In its original form, the scientific method was open to 360-degree evaluation of competing hypotheses. As we have previously discussed, modern science was given birth by the Christian worldview in the 16th through 18th centuries as the first great scientists were believers and saw the universe as comprehensible and rational, being created by a rational God. When Naturalism took over the National Academy of Sciences in the mid-19th century, it established the dogma to remove God from “scientific consideration.” But who gave the National Academy of Sciences the right to decide that science can only consider “naturalistic explanations,” and that explanations involving “in the beginning God created” were unworthy of consideration? Who gave the National Academy of Sciences the authority to decide that only scientific conclusions of the materialistic kind are valid, and that conclusions derived from the humanities, philosophy, theology, and history — the best of human thought — are not equally valid paths of discovery? It is ironic as science is founded on philosophical not scientific presuppositions. Who gave the National Academy of Sciences the right to say that incorporating any thinking in the classroom other than Naturalism “stifles the development of critical thinking patterns in the developing mind and seriously compromises the best interests of public education… hampering the advancement of science and technology” (quotes from NAS published documents)? Really? Tell that to Plato and Aristotle, and Newton and Copernicus, who originally taught us how to think critically and consider all possible causes for events — transcendent ones such as purpose and design, as well as mundane causes such as material and natural law. Naturalism arbitrarily limits investigation to the mundane (a 180-degree view) no matter how ridiculous the explanation may be — and its proponents are even proud of it! Richard Lewontin, a key leader in evolutionary biology articulated this:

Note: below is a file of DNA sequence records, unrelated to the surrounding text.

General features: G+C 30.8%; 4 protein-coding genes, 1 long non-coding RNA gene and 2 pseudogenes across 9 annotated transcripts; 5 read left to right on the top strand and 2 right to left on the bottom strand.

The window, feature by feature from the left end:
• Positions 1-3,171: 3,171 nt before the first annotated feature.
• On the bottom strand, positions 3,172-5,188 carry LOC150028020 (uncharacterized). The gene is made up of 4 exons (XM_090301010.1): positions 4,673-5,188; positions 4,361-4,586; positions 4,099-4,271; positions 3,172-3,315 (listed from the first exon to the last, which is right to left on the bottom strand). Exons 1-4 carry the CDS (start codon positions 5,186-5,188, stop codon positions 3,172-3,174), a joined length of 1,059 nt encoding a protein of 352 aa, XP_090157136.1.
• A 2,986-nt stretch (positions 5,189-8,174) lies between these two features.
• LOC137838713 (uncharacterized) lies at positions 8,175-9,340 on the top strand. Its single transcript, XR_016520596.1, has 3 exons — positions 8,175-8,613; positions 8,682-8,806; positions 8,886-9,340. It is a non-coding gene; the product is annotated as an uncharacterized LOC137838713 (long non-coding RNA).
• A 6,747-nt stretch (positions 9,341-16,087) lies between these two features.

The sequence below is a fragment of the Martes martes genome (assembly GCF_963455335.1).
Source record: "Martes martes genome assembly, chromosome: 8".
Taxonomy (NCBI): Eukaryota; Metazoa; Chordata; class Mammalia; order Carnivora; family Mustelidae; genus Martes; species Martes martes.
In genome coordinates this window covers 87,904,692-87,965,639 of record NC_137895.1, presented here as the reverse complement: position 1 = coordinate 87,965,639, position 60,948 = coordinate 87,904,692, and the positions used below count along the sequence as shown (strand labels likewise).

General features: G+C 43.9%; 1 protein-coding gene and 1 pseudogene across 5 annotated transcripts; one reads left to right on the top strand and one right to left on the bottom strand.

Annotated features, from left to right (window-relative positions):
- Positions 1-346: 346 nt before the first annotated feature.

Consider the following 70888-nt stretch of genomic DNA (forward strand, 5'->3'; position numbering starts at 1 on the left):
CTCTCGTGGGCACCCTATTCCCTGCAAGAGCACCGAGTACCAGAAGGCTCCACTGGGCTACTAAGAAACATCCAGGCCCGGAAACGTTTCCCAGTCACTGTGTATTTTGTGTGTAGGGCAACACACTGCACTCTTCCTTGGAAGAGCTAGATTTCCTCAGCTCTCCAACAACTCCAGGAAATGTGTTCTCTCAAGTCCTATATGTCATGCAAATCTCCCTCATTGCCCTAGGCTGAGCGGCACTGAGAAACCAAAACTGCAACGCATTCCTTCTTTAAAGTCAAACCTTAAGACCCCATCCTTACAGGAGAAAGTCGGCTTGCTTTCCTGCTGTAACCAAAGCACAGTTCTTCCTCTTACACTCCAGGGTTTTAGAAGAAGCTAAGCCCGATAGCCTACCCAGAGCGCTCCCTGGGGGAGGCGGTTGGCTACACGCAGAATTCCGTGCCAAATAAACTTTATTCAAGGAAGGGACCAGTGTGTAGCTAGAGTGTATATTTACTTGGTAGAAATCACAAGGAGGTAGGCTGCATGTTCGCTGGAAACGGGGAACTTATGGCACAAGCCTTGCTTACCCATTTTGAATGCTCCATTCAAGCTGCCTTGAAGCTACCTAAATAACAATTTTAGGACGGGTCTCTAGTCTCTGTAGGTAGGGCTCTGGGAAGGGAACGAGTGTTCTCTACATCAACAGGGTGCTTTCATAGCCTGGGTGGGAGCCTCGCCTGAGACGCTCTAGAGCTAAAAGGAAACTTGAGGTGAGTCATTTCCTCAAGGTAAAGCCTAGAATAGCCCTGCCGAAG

“Our willingness to accept scientific claims that are against common sense is the key to an understanding of the real struggle between science and the supernatural. We take the side of science in spite of the patent absurdity of some of its constructs… in spite of the tolerance of the scientific community for unsubstantiated just-so stories, because we have a prior commitment… to materialism. It is not that the methods and institutions of science somehow compel us to accept a material explanation of the phenomenal world, but, on the contrary, that we are forced by our a priori adherence to material causes to create an apparatus of investigation and set of concepts that produce material explanations, no matter how counter-intuitive, no matter how mystifying to the uninitiated. Moreover, that materialism is absolute, for we cannot allow a Divine Foot in the door.”
In our study we have allowed “a Divine Foot in the door” (in the customary Socratic manner) and found the result to offer a more robust explanation than Naturalism. We implore the academy to return to its foundational principles of scientific investigation and be open to “causes” whether visible or invisible, whether they like the path being explored or not, and base the inquiry on evidential merit not dogmatism. Especially when they have to resort to censorship of ideas they don’t like. Ironically, Naturalism rejects Theism as being dogmatic and not worthy of scientific consideration. Wouldn’t it be better to eliminate the dogma wherever it appears and allow evidence to speak for itself, deriving conclusions based on merit alone? Reason will prevail. Fantasy will be readily exposed. The inquiry will develop the path to follow and lead to where it should go — truth!
The author’s conclusions
Beginning of the Universe — Science and Genesis both agree that the universe had a beginning. It couldn’t create itself or be born out of nothing. Furthermore, science says it cannot tell, or even know, what was before the beginning of the Big Bang. “Something” had to be self-existent, transcendent and amazingly powerful to start it off — or we wouldn’t be here to inquire. Science’s current best explanation is the “multiverse,” which is total speculation and not subject to verification. The multiverse, since it, too, needs a beginning, doesn’t explain our universe except to push off the cause to some unknowable universe-generating “machine.” So it, too, requires an explanation. That’s just “kicking the can down the road.” On the other hand, the Bible clearly identifies the “something” to be God the Creator, Session 2.